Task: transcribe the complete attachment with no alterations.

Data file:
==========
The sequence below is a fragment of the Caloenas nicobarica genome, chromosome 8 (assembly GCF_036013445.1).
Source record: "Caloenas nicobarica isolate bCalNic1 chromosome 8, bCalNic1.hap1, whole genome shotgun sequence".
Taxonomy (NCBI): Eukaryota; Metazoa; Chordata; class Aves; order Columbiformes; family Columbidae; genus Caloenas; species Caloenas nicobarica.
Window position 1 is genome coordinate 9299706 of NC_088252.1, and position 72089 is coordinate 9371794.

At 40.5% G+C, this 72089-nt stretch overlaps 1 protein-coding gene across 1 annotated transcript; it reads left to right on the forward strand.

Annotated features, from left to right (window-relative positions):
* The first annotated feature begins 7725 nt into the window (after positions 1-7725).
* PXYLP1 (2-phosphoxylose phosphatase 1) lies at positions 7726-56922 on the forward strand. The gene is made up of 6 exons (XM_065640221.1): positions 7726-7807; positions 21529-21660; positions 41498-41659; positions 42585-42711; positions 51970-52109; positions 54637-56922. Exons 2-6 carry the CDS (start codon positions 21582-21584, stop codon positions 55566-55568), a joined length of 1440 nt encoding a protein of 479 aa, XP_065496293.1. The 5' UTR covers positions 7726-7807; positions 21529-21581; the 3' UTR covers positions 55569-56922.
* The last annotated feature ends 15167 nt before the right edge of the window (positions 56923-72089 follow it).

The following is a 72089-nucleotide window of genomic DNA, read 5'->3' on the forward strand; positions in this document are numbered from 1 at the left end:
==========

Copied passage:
The sequence below is a fragment of the Caloenas nicobarica genome, chromosome 8 (assembly GCF_036013445.1).
Source record: "Caloenas nicobarica isolate bCalNic1 chromosome 8, bCalNic1.hap1, whole genome shotgun sequence".
Taxonomy (NCBI): Eukaryota; Metazoa; Chordata; class Aves; order Columbiformes; family Columbidae; genus Caloenas; species Caloenas nicobarica.
Window position 1 is genome coordinate 9299706 of NC_088252.1, and position 72089 is coordinate 9371794.

At 40.5% G+C, this 72089-nt stretch overlaps 1 protein-coding gene across 1 annotated transcript; it reads left to right on the forward strand.

Annotated features, from left to right (window-relative positions):
* The first annotated feature begins 7725 nt into the window (after positions 1-7725).
* PXYLP1 (2-phosphoxylose phosphatase 1) lies at positions 7726-56922 on the forward strand. The gene is made up of 6 exons (XM_065640221.1): positions 7726-7807; positions 21529-21660; positions 41498-41659; positions 42585-42711; positions 51970-52109; positions 54637-56922. Exons 2-6 carry the CDS (start codon positions 21582-21584, stop codon positions 55566-55568), a joined length of 1440 nt encoding a protein of 479 aa, XP_065496293.1. The 5' UTR covers positions 7726-7807; positions 21529-21581; the 3' UTR covers positions 55569-56922.
* The last annotated feature ends 15167 nt before the right edge of the window (positions 56923-72089 follow it).

The following is a 72089-nucleotide window of genomic DNA, read 5'->3' on the forward strand; positions in this document are numbered from 1 at the left end: